Maintaining Positivity in Difficult Times
I talked with Ethan Bearman of KGO San Francisco about maintaining optimism.
Posted Dec 05, 2017
This blog has been attracting some media attention since we started doing the Optimism Challenge. Recently I talked with Ethan Bearman of KGO San Francisco about maintaining optimism on those certain difficult days, especially when the news is dominated by stories of public corruption and other depressing topics. Here is a link to the interview: ethan-bearman (Scroll down to November 29, 2017).
In the last post, I was also kvetching a bit about the holidays. Please trust me, I'm not a grinch, although I am a Seuss fan by virtue of having three children. I was really happy to see this article, "Fourteen Ways to a Happier Holiday," in Parade magazine that features my work. Many thanks to author Karen Rapenski for the mentions.
So, just as a little bonus (and to prove that I am not completely devoid of cheer), here are my favorite things about the holidays:
1. Soy Nog. I buy it every time I go to the store from the day it appears until they take it down again. I put it in my coffee. I drink it straight. I put it on cereal.
2. Christmas lights. I especially like the multi-colored kind. The plain white lights look to me like they are taking themselves too seriously. The multi-colored lights say, "Yes, we know we are tacky, but we're okay with that."
3. Claymation specials. Do you remember the old claymation movies? Of course, there was Gumby (my kids have no idea who that is), but there were also the ones that used to come on TV at Christmas time. I would Google it, but I'm lazy.
4. Actual snow. I live in Augusta, GA, so snow at Christmas is pretty much not going to happen. But snow anytime during the winter is enjoyable for us in the south. I also lived in New Jersey and did my share of shoveling, but down here snow is a treat. We make snow cream and snow angels (sometimes they are more like dirt angels) and go sledding.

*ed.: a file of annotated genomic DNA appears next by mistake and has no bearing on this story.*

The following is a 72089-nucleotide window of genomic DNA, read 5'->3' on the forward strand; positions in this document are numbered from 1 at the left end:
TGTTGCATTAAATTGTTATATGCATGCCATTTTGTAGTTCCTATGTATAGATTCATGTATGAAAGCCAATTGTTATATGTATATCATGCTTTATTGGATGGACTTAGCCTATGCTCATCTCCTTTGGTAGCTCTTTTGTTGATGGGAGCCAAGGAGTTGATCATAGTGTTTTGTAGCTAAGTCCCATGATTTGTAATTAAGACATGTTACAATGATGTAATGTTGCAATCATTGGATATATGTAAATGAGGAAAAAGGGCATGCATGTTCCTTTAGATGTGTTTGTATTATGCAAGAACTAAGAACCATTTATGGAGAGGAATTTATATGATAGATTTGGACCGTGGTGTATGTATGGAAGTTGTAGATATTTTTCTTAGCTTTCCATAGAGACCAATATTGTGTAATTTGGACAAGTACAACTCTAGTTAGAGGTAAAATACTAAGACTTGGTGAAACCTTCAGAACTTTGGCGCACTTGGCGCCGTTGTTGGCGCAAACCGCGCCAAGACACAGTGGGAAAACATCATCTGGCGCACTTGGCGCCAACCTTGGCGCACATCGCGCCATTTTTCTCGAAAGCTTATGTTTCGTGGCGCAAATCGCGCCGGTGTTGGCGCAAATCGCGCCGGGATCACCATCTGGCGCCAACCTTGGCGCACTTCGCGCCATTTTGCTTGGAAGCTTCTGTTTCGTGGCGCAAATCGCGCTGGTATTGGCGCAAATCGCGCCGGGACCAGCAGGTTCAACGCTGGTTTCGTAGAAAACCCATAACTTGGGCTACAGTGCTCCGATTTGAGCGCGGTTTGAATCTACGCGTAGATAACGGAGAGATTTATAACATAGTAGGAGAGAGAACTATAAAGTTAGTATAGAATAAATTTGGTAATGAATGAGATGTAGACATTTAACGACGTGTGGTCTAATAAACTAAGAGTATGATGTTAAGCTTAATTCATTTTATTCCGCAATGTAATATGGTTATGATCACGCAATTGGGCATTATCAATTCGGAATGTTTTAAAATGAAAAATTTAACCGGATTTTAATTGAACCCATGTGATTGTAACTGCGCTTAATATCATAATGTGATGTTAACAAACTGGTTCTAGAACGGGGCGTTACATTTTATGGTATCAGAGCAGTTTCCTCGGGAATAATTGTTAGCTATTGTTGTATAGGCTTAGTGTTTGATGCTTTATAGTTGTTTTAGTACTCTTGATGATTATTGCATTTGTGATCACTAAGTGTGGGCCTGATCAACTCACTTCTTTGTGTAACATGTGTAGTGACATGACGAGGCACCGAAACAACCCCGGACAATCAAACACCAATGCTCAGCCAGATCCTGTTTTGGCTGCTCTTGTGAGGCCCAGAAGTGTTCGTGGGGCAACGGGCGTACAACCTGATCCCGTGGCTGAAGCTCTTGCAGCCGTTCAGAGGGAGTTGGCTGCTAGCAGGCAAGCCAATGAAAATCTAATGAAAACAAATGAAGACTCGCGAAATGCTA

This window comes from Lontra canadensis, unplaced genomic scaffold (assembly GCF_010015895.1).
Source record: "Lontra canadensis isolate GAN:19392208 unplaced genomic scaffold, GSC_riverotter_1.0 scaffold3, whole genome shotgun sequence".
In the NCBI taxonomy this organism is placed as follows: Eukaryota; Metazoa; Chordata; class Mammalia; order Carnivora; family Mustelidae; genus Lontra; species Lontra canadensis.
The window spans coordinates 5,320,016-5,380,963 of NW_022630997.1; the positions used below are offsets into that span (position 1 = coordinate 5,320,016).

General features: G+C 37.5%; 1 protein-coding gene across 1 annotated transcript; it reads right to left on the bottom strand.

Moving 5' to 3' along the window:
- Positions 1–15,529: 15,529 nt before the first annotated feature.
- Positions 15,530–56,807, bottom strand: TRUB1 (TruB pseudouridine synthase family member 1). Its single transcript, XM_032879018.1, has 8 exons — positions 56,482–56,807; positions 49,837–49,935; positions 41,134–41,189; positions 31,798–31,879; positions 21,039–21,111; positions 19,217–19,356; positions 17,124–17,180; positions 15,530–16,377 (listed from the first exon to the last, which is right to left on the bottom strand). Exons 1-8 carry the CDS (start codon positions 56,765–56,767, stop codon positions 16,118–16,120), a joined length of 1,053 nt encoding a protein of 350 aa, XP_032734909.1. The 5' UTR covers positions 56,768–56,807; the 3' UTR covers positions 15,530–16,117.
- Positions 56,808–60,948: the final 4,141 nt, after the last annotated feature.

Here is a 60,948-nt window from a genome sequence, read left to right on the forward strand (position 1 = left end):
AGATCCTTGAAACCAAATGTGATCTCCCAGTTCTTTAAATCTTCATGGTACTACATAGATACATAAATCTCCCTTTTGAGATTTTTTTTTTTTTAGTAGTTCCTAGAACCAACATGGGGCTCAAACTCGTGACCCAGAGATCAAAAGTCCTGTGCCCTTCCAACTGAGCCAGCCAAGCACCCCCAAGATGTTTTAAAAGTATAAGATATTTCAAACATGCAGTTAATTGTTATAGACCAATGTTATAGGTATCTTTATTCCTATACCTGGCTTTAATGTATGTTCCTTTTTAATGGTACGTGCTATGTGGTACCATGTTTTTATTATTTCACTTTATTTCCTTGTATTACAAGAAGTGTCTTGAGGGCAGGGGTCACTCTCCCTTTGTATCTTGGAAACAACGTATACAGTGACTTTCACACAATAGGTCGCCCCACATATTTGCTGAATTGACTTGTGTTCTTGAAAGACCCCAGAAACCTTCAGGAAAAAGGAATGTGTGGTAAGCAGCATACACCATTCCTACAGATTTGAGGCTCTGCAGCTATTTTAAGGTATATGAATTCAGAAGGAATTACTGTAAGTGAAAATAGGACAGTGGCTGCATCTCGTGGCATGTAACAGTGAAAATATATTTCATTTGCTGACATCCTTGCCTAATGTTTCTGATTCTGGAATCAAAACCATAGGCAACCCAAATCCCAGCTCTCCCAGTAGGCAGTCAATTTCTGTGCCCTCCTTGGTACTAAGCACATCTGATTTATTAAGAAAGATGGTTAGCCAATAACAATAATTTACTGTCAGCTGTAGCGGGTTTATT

5. Playing music. My dad always played the Bing Crosby Christmas album, and I am still partial to it. Bonus points if you have it on vinyl. These days, I play mandolin and ukulele, and any excuse for live music is worthwhile. My father-in-law and I play Robert Earl Keen's "Merry Christmas from the Family," with me on uke or mando and Tom on Guitar.
6. Not going to the mall. It is so nice to think that thousands of people are cramming themselves into these beige temples of commerce while I sit home with a nice warm (or cold) mug of soy nog.
7. Not buying anything on Black Friday. In case you haven't noticed, it is complete insanity to trample someone to death to buy a flat screen TV for a slightly lower price. And I would rather camp in the Appalachian mountains or in the Rockies. I wouldn't camp in the Best Buy parking lot if someone paid me to do it. I do still wonder about that pay phone, though (shout out to Serial fans!).
8. Making glögg, a Swedish mulled wine. My friend, Josh Phillipson, initiated me into the rites of this ever-so-special beverage. You take some raisins and almonds and let them steep in vodka for a few weeks. Then you heat up some wine, port, and brandy and throw in some cinnamon, cloves, and anise. This year, for a bit of spicy subversion, I will add Copper Horse Ghost Pepper / Carolina Reaper vodka (Swedes, please don't hate me for tampering with the recipe!). Add a little bit of the boozy fruit and nut mixture to each steaming cup. Your cheeks will turn pink, and you will instantly become quite the raconteur!
9. Hanging with my peeps. It is so nice to spend time with my family and friends. It is also nice to have an excuse to contact people that I haven't seen in years.